They have a revenue stream to look at. How do you manage campus events, dorm life, classes, and dining in a safe way? Some schools were better set up for virtual learning than others; now all schools are trying to adapt. A lot of students are getting used to virtual classes now, so going forward, they may expect more options. That impacts the higher ed revenue model as well.
There are a lot of changes coming to our education system based on the current reality and ways colleges and universities have had to adapt. eCapital consultants help administrator think through those changes and do scenario planning.
Year founded: 2001
Funding rounds: self-funded
Company size: 300+ clients, 80 employees in 16 states
Tom: What inspired you to work on a solution to this particular problem?
Matt: Out of college, I and both of my business partners, Steve Whinnery and Lisa David, worked at Anderson Consulting, which was Arthur Anderson at the time and later became Accenture. That’s how we all got our start, working at one of the big five management consulting firms, though it was the big seven back then.
We did a lot of traveling, worked for a number of really big clients. Two of us had backgrounds implementing PeopleSoft. We were devoted mostly to the office of finance and PeopleSoft’s financial package. So our backgrounds were technical; Lisa was an auditor, so she has an extensive background in finance and accounting.
eCapital was founded in 2001, and actually, the original two founders are no longer with the company. The three current partners, owners of the company, all came in at different times over 2001 and 2002 and eventually took the company over from the founders who gave us a great foundation. We’ve leveraged that and continued to build and grow the company since then.
When we came to eCapital, they were looking to broaden their team both from a technical perspective, to bring in some of that best-practice consulting methodology we had gotten at Accenture, plus the accounting background that Lisa has in the office of finance.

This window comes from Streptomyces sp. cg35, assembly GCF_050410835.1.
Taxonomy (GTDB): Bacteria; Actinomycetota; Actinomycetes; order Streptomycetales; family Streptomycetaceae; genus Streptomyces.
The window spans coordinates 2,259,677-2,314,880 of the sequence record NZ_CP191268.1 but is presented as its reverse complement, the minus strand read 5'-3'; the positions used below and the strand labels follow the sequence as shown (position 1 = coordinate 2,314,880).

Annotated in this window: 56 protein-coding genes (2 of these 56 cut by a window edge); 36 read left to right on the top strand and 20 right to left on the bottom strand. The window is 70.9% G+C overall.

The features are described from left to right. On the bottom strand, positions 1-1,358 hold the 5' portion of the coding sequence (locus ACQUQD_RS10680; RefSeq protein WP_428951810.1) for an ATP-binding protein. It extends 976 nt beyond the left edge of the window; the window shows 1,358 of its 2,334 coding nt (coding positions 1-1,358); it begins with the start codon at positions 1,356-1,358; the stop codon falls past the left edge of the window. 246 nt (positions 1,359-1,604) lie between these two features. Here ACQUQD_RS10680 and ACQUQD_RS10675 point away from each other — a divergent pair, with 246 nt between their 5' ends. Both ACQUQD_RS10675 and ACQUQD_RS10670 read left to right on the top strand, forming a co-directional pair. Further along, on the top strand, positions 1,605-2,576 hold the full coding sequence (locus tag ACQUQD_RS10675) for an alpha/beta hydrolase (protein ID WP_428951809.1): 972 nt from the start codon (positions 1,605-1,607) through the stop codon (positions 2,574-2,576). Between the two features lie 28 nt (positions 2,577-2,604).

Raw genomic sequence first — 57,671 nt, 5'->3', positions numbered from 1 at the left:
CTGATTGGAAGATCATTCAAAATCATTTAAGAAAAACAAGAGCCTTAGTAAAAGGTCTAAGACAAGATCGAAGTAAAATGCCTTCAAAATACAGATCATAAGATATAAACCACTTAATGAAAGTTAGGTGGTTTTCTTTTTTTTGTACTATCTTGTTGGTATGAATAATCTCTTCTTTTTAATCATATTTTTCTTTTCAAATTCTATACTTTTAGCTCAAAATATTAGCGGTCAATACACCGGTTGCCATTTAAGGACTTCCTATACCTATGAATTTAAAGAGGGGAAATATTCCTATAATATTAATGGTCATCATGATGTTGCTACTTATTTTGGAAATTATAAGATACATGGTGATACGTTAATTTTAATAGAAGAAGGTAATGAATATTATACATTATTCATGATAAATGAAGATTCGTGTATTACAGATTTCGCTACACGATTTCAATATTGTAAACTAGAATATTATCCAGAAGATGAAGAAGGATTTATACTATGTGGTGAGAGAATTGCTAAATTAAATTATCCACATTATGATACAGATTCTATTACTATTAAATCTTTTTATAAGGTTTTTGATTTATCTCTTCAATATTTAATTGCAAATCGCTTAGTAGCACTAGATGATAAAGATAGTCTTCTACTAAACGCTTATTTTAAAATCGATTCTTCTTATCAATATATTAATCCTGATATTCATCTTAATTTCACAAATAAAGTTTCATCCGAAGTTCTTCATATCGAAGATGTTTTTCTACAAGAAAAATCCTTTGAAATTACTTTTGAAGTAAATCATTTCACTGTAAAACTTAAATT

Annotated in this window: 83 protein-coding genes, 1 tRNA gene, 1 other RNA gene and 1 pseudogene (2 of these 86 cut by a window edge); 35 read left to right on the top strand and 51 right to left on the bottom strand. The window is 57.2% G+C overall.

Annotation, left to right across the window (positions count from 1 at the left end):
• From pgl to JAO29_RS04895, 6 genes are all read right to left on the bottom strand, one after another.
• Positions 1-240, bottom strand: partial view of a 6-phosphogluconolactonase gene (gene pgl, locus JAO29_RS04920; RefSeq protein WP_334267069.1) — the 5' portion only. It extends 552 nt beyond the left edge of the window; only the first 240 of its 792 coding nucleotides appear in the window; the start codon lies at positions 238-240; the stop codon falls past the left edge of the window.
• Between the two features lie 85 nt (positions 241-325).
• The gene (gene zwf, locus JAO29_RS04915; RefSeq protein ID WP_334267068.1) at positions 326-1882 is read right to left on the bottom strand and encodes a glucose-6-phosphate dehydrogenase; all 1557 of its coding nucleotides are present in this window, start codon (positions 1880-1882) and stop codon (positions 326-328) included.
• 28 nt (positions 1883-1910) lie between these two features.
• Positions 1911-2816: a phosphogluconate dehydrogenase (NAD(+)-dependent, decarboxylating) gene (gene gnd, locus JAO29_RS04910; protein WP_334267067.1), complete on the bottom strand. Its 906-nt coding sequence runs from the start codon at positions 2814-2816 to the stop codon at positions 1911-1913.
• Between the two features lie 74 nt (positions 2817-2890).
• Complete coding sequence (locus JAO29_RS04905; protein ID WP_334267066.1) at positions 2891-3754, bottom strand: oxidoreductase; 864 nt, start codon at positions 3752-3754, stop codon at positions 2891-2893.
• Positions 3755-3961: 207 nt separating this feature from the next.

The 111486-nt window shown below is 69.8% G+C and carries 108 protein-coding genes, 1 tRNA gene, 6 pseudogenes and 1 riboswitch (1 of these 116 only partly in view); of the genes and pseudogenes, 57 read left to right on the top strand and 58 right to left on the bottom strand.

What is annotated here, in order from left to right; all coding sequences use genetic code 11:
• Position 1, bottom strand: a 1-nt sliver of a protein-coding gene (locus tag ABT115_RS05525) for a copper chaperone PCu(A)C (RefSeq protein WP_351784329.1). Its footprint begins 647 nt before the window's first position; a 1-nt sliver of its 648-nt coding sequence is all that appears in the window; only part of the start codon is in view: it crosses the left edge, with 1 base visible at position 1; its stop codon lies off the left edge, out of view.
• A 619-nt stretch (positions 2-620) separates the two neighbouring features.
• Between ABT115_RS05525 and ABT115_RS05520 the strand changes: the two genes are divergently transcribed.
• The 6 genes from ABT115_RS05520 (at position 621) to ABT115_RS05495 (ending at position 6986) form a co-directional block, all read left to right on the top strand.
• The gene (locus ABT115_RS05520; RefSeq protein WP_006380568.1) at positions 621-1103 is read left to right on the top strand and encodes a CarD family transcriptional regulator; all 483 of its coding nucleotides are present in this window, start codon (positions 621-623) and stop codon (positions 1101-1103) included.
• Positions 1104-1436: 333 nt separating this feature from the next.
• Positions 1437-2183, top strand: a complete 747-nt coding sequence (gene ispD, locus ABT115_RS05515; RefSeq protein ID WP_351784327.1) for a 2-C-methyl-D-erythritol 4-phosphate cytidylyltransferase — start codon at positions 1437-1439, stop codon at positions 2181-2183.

It’s been great to have that diverse experience on our partner team. As the business grew, we brought in an outstanding leadership team well-rounded in consulting, in business acumen, and in understanding the pains that our clients are going through.
And then we just continued to build out that next layer of the team. It’s been fun to watch that all happen, and the industry is constantly changing so there’s always something to work on and think about and invest in. We’ve been very lucky to have great technology partners to work with that are doing an amazing job with innovation, giving us great things to talk to our clients about and deliver value-added activity.
Tom: Thinking back to those early days, what were the most effective tactics or channels for promoting the company to your prospective clients? Digital channels were obviously different back then. Social media hadn’t taken off yet. Blogging, which is a big part of your marketing success today, was still in its infancy. How did you get the word out at first?
Matt: As a new consulting company, based in Minneapolis, we of course didn’t have a nationwide brand at the time. So, we did a lot of leveraging our technology partners, capitalizing on their brands to get better exposure for eCapital.
Many of our technology partners have great channel programs where they work with us and help with things like training, marketing, and funding. We take advantage of a lot of those programs and they’re able to amplify our voice and our messaging to the market.
They’re able to talk to their clients about their great technology, but then they bring us in to deliver great customer references, and experience with use cases, and implementation support. Because a lot of customers, especially the office of finance people who don’t traditionally do a ton of IT projects, are nervous about implementing new technology. They’re typically a risk averse bunch.
So, for our technology partners to bring us in and say, “These people have the experience and are going to make you successful,” is very powerful, very valuable. We’ve done a lot of work building those relationships with their channels, with their sales teams, and with their executives to really help promote their brands. And they help promote ours.
Throughout eCapital’s history, we’ve leveraged that as a one of our main go-to-market routes. And then, as we’ve grown and built a larger client base, there is a whole network of referrals that’s been very productive. As individuals who work for client companies move into new roles, new opportunities, they will often call to talk about new ways we can help them.
Our mission is to do a really good job taking good care of our employees, and our employees in turn do a really good job taking care of our clients. That’s always been our philosophy: we take care of our employees, we try to create a great place for them to work, they do a great job with our clients, and our clients continue to buy from us. And when they move into new roles, they bring us in again. There’s a nice network of partnership that happens that we’re really proud of.